I myself am a huge fan of generators - it saves a lot of time. That’s why I love JHipster. JHipster not only uses my favourite frameworks such as Spring Boot and Angular, but it provides you with useful features out-of-the-box.

One of the questions of the wizard guiding you through the generation of your application, is which languages you want to support. For every selected language, all possible labels are generated.

But what about your labels in your custom developed component? Let’s have a look.

First you need the actual translations. They are located in src/main/webapp/i18n. For each language you selected in the wizard, there is a subfolder named according to a ISO standard: English translations are stored in the enfolder, Dutch in nl, …

These folder contain json files - one for each JHipster entity, and some utility files (login screen, settings, error messages, …). Next are the labels for error messages in Dutch:

    "error": {
        "title": "Foutpagina!",
        "http": {
            "400": "Bad request.",
            "403": "U bent niet bevoegd om de pagina te openen.",
            "405": "The HTTP verb you used is not supported for this URL.",
            "500": "Internal server error."
        "concurrencyFailure": "Another user modified this data at the same time as you. Your changes were rejected.",
        "validation": "Validation error on the server."

So if you want to display the message for an unauthorized access, you use the label error.http.403.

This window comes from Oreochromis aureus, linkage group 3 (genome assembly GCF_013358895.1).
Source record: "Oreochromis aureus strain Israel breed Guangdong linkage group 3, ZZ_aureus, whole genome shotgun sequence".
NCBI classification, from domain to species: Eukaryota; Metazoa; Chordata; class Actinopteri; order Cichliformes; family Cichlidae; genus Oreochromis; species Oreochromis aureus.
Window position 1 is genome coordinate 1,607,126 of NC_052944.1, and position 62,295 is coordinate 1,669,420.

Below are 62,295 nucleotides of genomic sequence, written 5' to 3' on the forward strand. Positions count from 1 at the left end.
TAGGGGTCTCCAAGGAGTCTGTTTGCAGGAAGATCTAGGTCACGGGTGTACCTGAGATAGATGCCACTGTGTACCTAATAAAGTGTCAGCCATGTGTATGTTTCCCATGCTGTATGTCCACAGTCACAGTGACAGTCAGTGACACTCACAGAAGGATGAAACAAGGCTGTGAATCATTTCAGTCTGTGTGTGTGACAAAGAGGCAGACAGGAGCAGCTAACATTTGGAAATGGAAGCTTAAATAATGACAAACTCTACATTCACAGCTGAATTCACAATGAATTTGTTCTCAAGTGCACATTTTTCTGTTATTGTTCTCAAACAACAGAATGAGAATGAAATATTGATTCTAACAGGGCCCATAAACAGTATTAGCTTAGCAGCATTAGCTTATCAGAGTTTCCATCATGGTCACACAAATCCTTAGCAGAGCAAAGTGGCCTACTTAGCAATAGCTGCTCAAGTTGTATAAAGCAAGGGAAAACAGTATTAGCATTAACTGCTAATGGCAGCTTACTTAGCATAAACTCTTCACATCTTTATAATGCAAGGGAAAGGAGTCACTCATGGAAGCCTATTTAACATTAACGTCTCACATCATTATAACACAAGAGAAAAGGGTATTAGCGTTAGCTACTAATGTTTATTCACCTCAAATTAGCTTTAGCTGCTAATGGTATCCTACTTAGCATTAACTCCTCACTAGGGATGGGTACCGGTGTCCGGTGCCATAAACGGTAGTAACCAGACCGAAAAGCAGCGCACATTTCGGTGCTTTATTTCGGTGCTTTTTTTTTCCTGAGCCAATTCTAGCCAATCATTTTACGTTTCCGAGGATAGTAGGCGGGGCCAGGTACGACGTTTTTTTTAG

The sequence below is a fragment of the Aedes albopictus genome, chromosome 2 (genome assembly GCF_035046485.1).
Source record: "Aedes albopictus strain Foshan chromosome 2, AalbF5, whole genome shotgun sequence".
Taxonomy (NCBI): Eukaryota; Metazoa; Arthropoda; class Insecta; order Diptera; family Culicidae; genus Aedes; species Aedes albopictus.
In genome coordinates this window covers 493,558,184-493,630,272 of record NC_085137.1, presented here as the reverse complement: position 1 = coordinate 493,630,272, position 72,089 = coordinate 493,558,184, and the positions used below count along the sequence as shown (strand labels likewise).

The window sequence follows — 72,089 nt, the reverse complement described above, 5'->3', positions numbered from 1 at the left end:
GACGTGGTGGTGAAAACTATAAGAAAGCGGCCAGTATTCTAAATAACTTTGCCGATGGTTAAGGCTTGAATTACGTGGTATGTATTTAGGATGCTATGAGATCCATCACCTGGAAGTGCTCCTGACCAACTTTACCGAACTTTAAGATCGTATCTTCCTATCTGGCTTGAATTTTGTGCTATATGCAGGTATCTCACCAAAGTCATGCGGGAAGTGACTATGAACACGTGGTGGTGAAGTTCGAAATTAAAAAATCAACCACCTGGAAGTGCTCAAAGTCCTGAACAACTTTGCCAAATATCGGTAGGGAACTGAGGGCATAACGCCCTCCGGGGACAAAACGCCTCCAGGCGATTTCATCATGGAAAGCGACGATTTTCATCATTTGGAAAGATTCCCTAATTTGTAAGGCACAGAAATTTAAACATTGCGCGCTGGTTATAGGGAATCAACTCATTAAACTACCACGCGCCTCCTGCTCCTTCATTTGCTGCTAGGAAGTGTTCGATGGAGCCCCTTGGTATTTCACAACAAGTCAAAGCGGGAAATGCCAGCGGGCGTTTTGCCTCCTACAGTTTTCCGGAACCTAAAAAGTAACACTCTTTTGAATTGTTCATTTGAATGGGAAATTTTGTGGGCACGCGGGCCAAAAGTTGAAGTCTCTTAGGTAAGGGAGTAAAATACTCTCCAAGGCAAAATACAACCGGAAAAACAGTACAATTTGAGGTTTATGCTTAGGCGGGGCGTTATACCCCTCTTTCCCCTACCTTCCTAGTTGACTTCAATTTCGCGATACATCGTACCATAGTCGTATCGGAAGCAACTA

But how do you actually display the translated message in your angular component? With a directive off course, courtesy of JHipster. In the next snippet only the relevant parts remain (so no [hidden] to only display in case of a 403 error)

<div class="alert alert-danger" jhiTranslate="error.http.403">You are not authorized to access this page.</div>

So you use the jhiTranslate directive, assign it the label key, as you defined it in the huge json object in the translation file. The actual value of the div is the fallback message in case no translation is available.

Final question to answer: how do I configure to include my custom translation files? You don’t :) Just check webpack/webpack.common.js.

new MergeJsonWebpackPlugin({
            output: {
                groupBy: [
                    { pattern: "./src/main/webapp/i18n/nl/*.json", fileName: "./i18n/nl.json" }
                    // jhipster-needle-i18n-language-webpack - JHipster will add/remove languages in this array

It contains a MergeJsonWebpackPlugin, you supply it with a pattern of the files to merge and an output file. And this particular pattern is in case of Dutch ./src/main/webapp/i18n/nl/*.json. So it includes all json files in the directory. And that’s why your new, custom translation is automatically available after a rebuild.

Now go translate 🙂.